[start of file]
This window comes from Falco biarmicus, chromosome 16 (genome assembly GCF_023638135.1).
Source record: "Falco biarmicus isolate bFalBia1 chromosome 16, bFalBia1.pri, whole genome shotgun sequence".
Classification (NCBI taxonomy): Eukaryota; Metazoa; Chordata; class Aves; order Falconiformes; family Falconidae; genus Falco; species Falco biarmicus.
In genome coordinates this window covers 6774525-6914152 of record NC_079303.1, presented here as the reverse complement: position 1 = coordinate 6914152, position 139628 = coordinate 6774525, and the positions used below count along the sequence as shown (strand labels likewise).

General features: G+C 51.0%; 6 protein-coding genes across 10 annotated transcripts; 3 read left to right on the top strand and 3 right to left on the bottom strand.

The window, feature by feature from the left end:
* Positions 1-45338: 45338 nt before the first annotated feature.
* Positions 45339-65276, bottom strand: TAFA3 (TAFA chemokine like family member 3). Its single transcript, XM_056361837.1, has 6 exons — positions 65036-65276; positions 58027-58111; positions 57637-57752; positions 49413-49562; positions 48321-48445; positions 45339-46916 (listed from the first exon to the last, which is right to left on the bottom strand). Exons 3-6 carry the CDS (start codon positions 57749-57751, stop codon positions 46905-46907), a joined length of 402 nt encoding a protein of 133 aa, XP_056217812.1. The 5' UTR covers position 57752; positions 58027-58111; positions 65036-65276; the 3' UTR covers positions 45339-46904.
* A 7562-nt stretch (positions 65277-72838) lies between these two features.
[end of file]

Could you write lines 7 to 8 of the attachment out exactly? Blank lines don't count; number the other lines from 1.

* Positions 1-45338: 45338 nt before the first annotated feature.
* Positions 45339-65276, bottom strand: TAFA3 (TAFA chemokine like family member 3). Its single transcript, XM_056361837.1, has 6 exons — positions 65036-65276; positions 58027-58111; positions 57637-57752; positions 49413-49562; positions 48321-48445; positions 45339-46916 (listed from the first exon to the last, which is right to left on the bottom strand). Exons 3-6 carry the CDS (start codon positions 57749-57751, stop codon positions 46905-46907), a joined length of 402 nt encoding a protein of 133 aa, XP_056217812.1. The 5' UTR covers position 57752; positions 58027-58111; positions 65036-65276; the 3' UTR covers positions 45339-46904.